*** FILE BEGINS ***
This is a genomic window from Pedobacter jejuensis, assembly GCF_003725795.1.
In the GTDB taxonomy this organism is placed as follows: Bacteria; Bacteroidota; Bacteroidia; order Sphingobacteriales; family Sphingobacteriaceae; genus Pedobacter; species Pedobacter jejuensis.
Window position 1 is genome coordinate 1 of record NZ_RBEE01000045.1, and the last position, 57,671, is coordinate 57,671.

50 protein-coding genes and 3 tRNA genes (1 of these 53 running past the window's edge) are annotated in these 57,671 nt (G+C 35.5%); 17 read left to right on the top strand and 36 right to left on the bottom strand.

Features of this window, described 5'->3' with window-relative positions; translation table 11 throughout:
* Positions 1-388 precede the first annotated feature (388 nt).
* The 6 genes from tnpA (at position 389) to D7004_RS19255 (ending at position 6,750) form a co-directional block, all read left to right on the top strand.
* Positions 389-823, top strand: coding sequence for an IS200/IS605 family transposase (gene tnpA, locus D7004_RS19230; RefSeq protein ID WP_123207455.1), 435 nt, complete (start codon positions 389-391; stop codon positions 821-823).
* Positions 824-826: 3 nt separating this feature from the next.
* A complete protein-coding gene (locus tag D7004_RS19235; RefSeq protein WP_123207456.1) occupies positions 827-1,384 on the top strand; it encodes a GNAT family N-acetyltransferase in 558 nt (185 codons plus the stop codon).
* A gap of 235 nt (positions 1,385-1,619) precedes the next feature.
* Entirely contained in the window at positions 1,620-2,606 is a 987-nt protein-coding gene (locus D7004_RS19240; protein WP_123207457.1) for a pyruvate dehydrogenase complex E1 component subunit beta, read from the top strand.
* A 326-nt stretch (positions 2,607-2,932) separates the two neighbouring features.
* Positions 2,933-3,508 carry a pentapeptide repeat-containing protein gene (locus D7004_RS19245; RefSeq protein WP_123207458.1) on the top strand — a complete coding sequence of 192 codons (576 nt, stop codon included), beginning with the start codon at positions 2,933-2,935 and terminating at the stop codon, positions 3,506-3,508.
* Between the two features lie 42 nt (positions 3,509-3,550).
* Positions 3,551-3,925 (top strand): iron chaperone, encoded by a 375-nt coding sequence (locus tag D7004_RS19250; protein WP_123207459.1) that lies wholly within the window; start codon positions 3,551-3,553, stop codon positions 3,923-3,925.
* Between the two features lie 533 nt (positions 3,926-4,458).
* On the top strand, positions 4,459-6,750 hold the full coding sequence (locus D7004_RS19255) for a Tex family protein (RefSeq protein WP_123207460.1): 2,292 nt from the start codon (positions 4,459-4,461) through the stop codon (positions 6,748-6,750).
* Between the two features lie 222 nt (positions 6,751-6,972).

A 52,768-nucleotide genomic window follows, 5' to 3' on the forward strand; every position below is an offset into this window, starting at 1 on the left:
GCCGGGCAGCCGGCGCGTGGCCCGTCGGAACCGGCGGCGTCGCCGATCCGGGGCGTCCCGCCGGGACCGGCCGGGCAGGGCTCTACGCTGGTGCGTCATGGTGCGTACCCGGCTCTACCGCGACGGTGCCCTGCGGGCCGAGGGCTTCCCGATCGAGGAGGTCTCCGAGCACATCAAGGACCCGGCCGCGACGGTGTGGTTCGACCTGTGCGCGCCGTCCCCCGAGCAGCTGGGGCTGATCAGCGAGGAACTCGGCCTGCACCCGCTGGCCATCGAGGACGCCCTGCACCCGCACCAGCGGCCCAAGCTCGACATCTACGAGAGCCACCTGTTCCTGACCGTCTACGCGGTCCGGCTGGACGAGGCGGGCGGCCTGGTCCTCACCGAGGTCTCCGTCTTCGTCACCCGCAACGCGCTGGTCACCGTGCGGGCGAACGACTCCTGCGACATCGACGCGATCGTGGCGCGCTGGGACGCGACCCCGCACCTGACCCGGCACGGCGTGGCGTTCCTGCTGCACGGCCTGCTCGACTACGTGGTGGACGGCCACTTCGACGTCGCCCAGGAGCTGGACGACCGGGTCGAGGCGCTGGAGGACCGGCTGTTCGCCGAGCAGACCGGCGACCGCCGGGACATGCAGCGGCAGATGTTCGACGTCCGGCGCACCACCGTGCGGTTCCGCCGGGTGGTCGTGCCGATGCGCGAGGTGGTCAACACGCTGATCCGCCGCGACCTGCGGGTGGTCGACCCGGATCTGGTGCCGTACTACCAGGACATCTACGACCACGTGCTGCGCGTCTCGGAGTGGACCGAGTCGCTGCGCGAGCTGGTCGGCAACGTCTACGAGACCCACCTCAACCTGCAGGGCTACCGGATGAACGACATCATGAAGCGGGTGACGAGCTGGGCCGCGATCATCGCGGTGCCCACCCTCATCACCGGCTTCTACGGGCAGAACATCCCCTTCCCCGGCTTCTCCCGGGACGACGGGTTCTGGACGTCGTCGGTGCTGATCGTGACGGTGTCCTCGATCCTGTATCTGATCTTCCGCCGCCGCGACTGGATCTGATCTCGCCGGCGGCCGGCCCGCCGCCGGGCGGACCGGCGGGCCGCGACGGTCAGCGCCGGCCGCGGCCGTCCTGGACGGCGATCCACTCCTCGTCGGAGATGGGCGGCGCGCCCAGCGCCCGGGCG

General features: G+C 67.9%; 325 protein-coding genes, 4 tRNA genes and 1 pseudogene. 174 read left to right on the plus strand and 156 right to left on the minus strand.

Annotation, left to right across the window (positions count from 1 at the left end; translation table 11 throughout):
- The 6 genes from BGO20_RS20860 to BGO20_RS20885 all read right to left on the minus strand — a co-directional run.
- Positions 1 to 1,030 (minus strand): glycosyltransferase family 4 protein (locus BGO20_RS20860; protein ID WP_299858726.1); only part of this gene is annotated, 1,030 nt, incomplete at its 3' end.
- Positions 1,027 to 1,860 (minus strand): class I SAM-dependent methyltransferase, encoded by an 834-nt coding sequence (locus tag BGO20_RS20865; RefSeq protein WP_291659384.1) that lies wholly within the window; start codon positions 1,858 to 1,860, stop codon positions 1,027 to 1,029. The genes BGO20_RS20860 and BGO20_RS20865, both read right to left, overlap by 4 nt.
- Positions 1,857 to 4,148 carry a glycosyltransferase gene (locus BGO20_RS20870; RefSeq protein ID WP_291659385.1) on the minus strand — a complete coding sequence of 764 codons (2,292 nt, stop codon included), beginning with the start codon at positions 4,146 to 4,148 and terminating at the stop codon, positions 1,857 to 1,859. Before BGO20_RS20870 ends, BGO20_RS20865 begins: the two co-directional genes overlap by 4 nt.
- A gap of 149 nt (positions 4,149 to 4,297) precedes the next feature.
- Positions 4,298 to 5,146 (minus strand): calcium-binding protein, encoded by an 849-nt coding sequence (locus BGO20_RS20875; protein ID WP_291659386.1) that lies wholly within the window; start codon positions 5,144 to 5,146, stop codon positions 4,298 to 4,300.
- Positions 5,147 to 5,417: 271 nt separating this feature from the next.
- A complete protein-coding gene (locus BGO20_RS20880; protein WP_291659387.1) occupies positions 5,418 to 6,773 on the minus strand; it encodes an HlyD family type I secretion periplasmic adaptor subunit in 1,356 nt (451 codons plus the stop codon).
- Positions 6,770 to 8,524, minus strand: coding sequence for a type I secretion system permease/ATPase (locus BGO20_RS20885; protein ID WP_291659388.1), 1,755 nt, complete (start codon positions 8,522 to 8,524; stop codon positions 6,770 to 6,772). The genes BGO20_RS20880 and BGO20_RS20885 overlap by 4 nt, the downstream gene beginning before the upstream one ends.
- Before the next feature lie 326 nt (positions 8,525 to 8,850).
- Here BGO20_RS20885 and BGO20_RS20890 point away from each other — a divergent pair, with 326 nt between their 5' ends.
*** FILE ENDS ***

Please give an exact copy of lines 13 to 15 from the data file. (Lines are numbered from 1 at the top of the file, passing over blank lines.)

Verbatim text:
* A 326-nt stretch (positions 2,607-2,932) separates the two neighbouring features.
* Positions 2,933-3,508 carry a pentapeptide repeat-containing protein gene (locus D7004_RS19245; RefSeq protein WP_123207458.1) on the top strand — a complete coding sequence of 192 codons (576 nt, stop codon included), beginning with the start codon at positions 2,933-2,935 and terminating at the stop codon, positions 3,506-3,508.
* Between the two features lie 42 nt (positions 3,509-3,550).